They mezmerized the audience of Sziget, Glastonbury, InMusic and Pinkpop. The dazzling Amsterdam-based shamanic modern voodoo blues trio, My Baby finally returns to the boat this April. We had a little chat before the show.

The band was formed more than 10 years ago. Could you summarize the most memorable and significant moments during this time?

There have been many memorable moments over the years. Most recently we got to perform at Pinkpop’s main stage last summer, one of the biggest festivals in the Netherlands.
But also performing at Glastonbury, Sziget and Inmusic festival are up there.

In 10 years, there are definitely ups and downs in the life of a band. What was the most challenging period or happening during this time?

Obviously the covid break was a tough one for a band as well as for many other people.
Not being able to perform and connect with an audience feels very hollow. Its your lifeforce as a band. You can’t really survive too long without it.

Cato, what is the biggest challenge of being a female artist in the music industry?

By en large the challenges you face are not too sex/gender specific.
I’m lucky to not have bad experiences and thankfully it’s not in general but women can be a target of manipulation by others in the industry.
Stories that have come out in the media in recent times are testament to that.
But that is a socio cultural issue we are unraveling more and more.  I take interest on how the dialogue about this will develop.
In terms of being regarded for artistic merit i think there is less of a gap these days.
And many female artists are celebrated and receive the accolades they deserve.

Cato, is it easier or more difficult to make music with your brother in the band, does it make any difference?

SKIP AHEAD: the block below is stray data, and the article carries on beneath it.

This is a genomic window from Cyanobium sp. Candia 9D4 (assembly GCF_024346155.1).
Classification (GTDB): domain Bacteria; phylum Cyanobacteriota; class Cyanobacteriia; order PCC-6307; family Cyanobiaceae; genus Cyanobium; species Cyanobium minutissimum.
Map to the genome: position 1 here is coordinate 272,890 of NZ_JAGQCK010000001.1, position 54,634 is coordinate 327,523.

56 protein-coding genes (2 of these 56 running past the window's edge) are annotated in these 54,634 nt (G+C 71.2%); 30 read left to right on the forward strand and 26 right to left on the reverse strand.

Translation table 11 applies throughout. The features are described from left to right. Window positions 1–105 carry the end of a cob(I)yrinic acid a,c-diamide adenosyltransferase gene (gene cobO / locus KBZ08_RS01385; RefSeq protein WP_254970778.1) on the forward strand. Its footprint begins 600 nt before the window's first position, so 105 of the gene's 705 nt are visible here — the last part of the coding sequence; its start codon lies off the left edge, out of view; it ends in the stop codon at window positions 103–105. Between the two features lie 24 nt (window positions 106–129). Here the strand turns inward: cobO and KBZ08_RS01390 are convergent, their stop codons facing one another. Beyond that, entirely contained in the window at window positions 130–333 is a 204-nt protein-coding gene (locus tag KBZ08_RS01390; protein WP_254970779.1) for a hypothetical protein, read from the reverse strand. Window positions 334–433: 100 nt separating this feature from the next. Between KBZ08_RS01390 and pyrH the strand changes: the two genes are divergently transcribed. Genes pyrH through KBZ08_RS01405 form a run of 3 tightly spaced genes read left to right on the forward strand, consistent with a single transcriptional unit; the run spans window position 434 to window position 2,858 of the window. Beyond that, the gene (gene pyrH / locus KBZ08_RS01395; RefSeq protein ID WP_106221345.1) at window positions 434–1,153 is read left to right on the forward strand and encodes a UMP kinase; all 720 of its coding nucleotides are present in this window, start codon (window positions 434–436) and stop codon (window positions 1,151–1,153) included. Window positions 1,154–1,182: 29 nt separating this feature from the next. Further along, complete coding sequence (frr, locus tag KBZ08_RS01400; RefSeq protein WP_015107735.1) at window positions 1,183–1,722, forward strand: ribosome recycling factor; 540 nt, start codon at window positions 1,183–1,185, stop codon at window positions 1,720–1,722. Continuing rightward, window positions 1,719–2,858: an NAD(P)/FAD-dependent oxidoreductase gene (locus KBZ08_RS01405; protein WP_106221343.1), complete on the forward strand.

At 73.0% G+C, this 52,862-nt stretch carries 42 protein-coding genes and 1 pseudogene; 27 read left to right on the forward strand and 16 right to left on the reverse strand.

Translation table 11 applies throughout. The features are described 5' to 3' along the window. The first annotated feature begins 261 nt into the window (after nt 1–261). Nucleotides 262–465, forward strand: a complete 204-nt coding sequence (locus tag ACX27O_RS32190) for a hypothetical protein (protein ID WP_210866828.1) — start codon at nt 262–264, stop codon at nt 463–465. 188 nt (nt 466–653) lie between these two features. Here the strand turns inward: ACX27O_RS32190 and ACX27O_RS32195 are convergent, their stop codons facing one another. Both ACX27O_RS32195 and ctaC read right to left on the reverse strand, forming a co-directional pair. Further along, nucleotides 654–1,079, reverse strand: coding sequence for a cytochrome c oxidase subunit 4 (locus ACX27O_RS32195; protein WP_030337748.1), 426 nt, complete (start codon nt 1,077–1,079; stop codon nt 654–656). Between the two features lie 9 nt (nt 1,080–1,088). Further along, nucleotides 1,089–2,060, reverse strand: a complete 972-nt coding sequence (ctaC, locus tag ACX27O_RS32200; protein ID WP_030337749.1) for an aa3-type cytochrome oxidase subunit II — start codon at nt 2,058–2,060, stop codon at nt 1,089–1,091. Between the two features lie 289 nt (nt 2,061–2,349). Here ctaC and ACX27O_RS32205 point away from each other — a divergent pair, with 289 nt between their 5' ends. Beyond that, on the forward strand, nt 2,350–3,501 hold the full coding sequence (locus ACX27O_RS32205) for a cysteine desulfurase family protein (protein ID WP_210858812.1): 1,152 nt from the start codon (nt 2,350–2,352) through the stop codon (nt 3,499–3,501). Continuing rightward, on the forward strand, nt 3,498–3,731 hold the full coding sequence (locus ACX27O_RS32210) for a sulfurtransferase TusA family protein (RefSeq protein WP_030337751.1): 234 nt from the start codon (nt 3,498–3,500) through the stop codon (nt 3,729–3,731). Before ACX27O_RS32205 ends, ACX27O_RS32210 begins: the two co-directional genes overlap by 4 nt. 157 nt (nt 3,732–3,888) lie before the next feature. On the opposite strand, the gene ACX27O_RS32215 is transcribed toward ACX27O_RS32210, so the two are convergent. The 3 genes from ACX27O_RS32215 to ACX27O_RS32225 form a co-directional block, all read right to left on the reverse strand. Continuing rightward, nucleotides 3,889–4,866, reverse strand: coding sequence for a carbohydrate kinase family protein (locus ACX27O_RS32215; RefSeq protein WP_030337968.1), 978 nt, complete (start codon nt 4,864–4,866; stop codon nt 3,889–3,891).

It’s both!! Haha
It’s easier to end up quarelling but it’s also easier to get past that.

Your 5th LP was released last year. Tell me a little about the process of making a bigger album. After so many records, do you already have an established process, thanks to which you can work smoothly and efficiently? How do you divide the tasks?

We try to reinvent ourselves with every album. Here it’s no different. Perhaps with this album we were striving for it to really be a point of difference. We worked with a number of producers and you can hear some clear changes in direction.
In terms of internal band tasks. Joost does a lot of preproduction. It’s often Me (Cato) coming up with melody and some added musical form. Daniel works on lyrics with me and lays down a number of guitar ideas. Quite often most ideas are born out of jams or stuff we stumble across when playing live.

You practically go from one tour to another. How do you handle this? Do you have any „tour tactics”?

We tend to change up our setlist for every tour or even a particular stretch of the tour.
It keeps things fresh.

Do you write songs when you’re on tour and traveling all the time? Do you have time for that or do you only focus on the tour and the concerts?

We tend not to have too much time.
But we do gather ideas from soundchecks or little moments of inspiration that we can call upon when going into the studio.

Now you’ve been on tour in New Zealand until the beginning of February, and you’re back on the road in April. How do you spend your time during this short break? Do you have a method to recharge?

In recent years we split up a bit after the NZ tour.
So it’s a bit of a holiday period. Daniel of course is from NZ so he gets to have some home time.
But we try to fit in some writing and studio time where we can in those weeks.

What are you looking forward to the most in the European tour?

It’s been a long time since we got to visit some places. So being able to connect with people there again is exciting and such a privilege.

It won’t be your first time rocking the A38 Ship. What do you like about playing here?

It has a unique vibe. There’s a sense of unity when you’re aboard. Perhaps because you are on a vessel, it feels you are destined to be on a journey together.